Direction of sound is very, very clear. Many action games can be won or lost just by knowing the exact direction of sound. My Mass Effect multiplayer scores showed immediate improvement as I found myself tracking down enemies with ease before any of my competitors. It really does work extremely well, with rear sounds genuinely coming from 'behind' and sound panning around correctly if you rotate yourself in a game. The factory-default settings of these headphones is that the front and side drivers are at a higher volume than the rear sound, and I recommend leaving them like this (sound behind ears is naturally quieter to us than sound in front, so rear drivers should be quieter to create that same effect). Note: there is some nonsense spouted by users (not official reviewers) about games not offering 7.1 surround sound and so such headphones won't work but in every instance where I've read this, the users stated they would 'never buy' - in other words, they likely haven't tried them. Surround sound gaming has been a feature of PCs since the 1990s, and the increase of hardware output channels merely increases accuracy of detected direction. Suffice to say, all games I've tried so far (including a couple of older games that wouldn't have known 7.1) have worked really well.
Not tested beyond 'it works' as I don't tend to use a mic often. It slides neatly into the ear-piece out of view when not in use, and a button on the controller conveniently enables or disables its use. The build quality of the mic is as reviews state: a bit on the cheap plasticky side. However, I've read that it does the job; you just likely won't be making any prized recordings with it!
COMFORT AND FIT
I have two problems with headsets generally: my head is on the larger side AND I have to wear glasses where the earpieces can hurt when wearing headphones. Although the headphones feel heavy in the hand, they're actually not at all heavy to wear (there's no downward pressure on the head, no sensation of hair being pulled downward and they don't squeeze inward tightly). During short to medium gaming sessions 2 - 6 hours I experienced no discomfort whatsoever; however, one particularly long gaming session of 12 hours with few breaks started to make my ears ache at the very end, - but 12 hours is on the extreme side and I wouldn't expect ANY headset to feel comfortable for that length of time. As for the set being wired, the length of cable is reasonable (more than adequate for a PC and desk arrangement at least) and the cable is made of lightweight and flexible fabric cord (similar to other Razer wired devices) and so is of no weight or the encumbrance of traditional plastic-coated cable.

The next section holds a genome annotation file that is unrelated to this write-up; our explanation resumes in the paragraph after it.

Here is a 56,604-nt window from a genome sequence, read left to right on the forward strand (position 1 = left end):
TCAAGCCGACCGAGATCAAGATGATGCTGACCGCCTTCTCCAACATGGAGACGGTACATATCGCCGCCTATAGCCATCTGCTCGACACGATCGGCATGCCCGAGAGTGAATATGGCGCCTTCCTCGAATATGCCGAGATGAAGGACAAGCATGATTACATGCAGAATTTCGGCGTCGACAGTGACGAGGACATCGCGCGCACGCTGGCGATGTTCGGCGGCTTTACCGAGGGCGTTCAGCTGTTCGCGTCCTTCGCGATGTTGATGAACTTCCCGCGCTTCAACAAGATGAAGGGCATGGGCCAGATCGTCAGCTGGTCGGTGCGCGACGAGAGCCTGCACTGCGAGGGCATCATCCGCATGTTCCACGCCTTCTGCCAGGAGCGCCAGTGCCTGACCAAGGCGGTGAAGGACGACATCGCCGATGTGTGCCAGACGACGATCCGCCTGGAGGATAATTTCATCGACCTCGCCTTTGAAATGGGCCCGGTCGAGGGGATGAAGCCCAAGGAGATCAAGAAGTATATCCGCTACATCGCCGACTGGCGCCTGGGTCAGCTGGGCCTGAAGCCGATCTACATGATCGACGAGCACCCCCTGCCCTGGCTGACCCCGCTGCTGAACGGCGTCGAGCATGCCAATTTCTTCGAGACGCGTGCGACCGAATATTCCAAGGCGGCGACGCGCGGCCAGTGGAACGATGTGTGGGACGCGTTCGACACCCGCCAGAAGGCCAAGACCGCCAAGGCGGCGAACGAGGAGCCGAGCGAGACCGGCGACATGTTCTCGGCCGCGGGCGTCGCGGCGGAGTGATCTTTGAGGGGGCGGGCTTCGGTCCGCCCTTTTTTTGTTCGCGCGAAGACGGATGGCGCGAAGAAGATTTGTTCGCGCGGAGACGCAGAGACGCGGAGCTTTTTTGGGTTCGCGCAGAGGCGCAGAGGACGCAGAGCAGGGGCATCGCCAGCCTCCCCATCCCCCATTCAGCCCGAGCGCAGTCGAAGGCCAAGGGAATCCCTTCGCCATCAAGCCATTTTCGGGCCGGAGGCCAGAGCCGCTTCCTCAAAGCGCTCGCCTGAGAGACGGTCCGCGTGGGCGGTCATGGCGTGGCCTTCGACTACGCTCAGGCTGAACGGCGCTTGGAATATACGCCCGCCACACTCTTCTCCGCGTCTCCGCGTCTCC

WHAT ABOUT CONNECTING DESKTOP SPEAKERS?
The Tiamat controller comes bundled with an optional set of connectors for speaker pass-through so you can have both speakers and headset connected at once and switch between them at the press of a button on the controller rather than swap cables around. My speaker set is only 5.1 but the pass-through still works fine (I just used the front and rear Tiamat speaker connectors, omitting the side). My only criticism is that the pass-through cable length is unforgivably short.
SO, IS SPEAKER-HUM AN ISSUE?
There are a few comments out there about speaker-humming when the headset is plugged in and speakers are also connected to the included but optional pass-through cable. I encountered this for the first time recently, only later to discover that the pass-through connector had worked slightly loose in the controller (my fault - I'd knocked the controller off my desk but it's quite weighty and that likely led to the connector pulling loose. After pushing it back firmly into place, the hum was gone and I've had no problems since.
I'm so glad I bought this headset now. I'd considered others (the emulated variety) and had only hesitated buying any of these because of sound quality or comfort issues mentioned against them. The Tiamat headset is the only true (not emulated) surround-sound headset to receive across-the-board good reviews but there was still a gamut of user reviews either praising or bemoaning the sound quality and it was hard to know who was right. On this occasion, I found official reviews to be correct (Razer could help their reputation by offering clearer information on how to get the best out of the headset). Overall, I'm delighted with this purchase.